E-Mail Isn't Spelled P-R-O-M-O-T-I-O-N

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A trend has emerged among catalog companies: E-mail is promotional. This interesting turn of events has affected even stalwart catalogs that you never would assume to be promotionally driven.


The underlying assumption here is that online consumers, especially e-mail consumers, won't buy unless given a special offer or discount. However, when you examine the logic, this doesn't make sense.


The online population increasingly looks more like the actual population. This is mainly because of the sheer numbers of people now surfing the Internet. Virtually all of these online consumers have access to e-mail accounts, whether free accounts like Hotmail, corporate accounts or home accounts. If anything, they are slightly higher paid than the average consumer and slightly more educated.


If someone signs up for your e-mail list, either in a retail storefront, online or through a catalog blow-in, they are indicating an interest in your products. This does not necessarily indicate they have purchased before, but it does indicate a propensity to buy and an affinity for your products. It is very likely that your e-mail list resembles your house file (including requestors) in terms of demographic makeup. It is also very likely that your best buyers have signed up for your e-mail list, since they are more interested in your offerings than others.


So, would you mail only sale catalogs to your house file? Then why are you mailing only special offers or sales to your e-mail list? These are the same customers albeit in a different channel.


The temptation is to seek out that bump in demand that a promotional e-mail gives. However, remember that this is the same in the catalog business. You can get quick demand increases at the expense of long-term demand in any business, but it rarely makes sense to do so. This turns your e-mail customers (some of whom may be your better buyers) into sale buyers, who wait patiently for a promotion so that they do not have to pay full price.


Non-promotional e-mail works. The next issue is whether an e-mail program can work without the emphasis on promotion. The answer is absolutely. Since it is likely that these buyers resemble your house file in terms of demographics and propensity to purchase, you should treat these buyers like you treat your house file.


E-mail has the ability to go even further in building a relationship with customers because of personalization at a one-to-one level. E-mails should emphasize to your customers that you know them - they are not some stranger you are trying to hard-sell.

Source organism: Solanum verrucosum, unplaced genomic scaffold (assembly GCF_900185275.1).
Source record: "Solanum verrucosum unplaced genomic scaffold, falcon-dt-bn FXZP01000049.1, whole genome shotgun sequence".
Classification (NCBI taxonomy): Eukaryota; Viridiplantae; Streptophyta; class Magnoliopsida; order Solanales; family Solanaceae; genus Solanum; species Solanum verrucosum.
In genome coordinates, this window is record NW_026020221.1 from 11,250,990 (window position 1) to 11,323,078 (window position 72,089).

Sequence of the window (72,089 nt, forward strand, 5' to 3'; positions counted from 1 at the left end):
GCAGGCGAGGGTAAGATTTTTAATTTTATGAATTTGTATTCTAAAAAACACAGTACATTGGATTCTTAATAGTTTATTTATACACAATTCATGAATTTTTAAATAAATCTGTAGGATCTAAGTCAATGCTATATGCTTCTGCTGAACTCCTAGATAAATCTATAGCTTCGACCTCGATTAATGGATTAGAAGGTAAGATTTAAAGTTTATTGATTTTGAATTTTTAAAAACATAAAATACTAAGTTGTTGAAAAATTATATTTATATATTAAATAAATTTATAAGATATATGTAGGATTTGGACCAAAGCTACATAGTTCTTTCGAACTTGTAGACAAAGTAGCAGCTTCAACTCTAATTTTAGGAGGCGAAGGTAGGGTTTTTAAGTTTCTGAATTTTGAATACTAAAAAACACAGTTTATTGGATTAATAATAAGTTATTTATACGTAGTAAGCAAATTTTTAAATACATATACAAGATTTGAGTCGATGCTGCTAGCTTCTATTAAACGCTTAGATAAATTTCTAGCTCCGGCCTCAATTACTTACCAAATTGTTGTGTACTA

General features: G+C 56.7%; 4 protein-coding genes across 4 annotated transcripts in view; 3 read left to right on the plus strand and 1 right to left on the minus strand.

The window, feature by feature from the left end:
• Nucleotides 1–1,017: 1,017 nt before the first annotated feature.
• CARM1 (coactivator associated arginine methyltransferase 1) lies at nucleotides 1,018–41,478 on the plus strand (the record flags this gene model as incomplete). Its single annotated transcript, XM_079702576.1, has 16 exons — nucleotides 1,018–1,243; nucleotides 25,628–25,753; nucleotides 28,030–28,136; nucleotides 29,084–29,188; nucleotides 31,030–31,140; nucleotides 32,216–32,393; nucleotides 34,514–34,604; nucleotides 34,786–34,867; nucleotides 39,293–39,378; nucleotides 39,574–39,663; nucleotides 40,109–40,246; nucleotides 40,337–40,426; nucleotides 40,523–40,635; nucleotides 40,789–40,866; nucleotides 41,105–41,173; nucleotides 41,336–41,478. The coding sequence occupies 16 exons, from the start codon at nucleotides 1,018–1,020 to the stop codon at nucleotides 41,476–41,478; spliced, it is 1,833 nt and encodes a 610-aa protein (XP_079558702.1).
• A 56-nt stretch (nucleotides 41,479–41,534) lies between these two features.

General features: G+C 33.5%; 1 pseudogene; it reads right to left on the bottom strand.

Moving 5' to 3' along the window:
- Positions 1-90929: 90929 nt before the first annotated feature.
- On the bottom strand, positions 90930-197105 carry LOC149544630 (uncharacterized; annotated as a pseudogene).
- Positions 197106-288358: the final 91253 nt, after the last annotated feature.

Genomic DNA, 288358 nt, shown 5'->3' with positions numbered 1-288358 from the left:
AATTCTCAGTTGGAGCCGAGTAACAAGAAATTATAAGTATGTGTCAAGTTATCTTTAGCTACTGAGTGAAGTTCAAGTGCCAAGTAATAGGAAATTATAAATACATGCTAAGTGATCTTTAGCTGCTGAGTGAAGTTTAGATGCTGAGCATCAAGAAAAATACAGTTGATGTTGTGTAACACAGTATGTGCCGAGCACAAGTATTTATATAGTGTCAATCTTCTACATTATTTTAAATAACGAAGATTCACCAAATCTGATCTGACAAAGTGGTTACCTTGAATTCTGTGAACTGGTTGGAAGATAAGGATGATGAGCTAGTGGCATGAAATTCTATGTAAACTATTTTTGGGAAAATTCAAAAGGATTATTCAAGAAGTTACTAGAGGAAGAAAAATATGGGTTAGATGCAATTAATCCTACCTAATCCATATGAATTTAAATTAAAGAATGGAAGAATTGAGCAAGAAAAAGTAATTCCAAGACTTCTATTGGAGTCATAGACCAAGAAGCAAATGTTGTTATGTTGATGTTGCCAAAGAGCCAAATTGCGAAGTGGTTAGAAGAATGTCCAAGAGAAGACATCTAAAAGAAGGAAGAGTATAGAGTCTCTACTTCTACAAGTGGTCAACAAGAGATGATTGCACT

This requires segmentation of the e-mail list and targeted positioning for each segment. Though segmentation can get to the one-to-one level, a good start is breaking the list among buyers and prospects. Even better is the ability to break buyers into segments based on RFM analysis and target them directly. And the perfect system suggests purchases based on a buyer's history.


Though many mailers have not reached this stage yet, it is a great target. It may make sense to interject some promotion into some of these segments (such as buyers over 24 months), but on the whole your e-mail approach should be consistent with your catalog approach. Perfecting this will require consistently testing and analyzing each mailing.


When you begin to wean your e-mail customers from promotions, results likely will be a little disappointing, though profit numbers (at least margin) should improve immediately. However, as a long-term strategy this creates a clear, concise message to your customer base about who you are as a company and what your catalog stands for (or doesn't stand for, in this case).


In addition, it stops the erosion of profit caused by turning your customer list into discount shoppers. One of the easiest problems to create in catalogs is the customer who expects everything at a discount. Lately, it seems this is where our e-mails are taking us.


If you want to get rid of inventory through discounting, create a separate Web site or use eBay, but don't be tempted to use your e-mail list as a dumping ground. You are more likely to be sending these promotions to your best buyers than you are to unknown prospects. Every cataloger also should be working to tie its e-mail database to its house list for a complete understanding of the e-mail customers. It might be eye opening for some of us.


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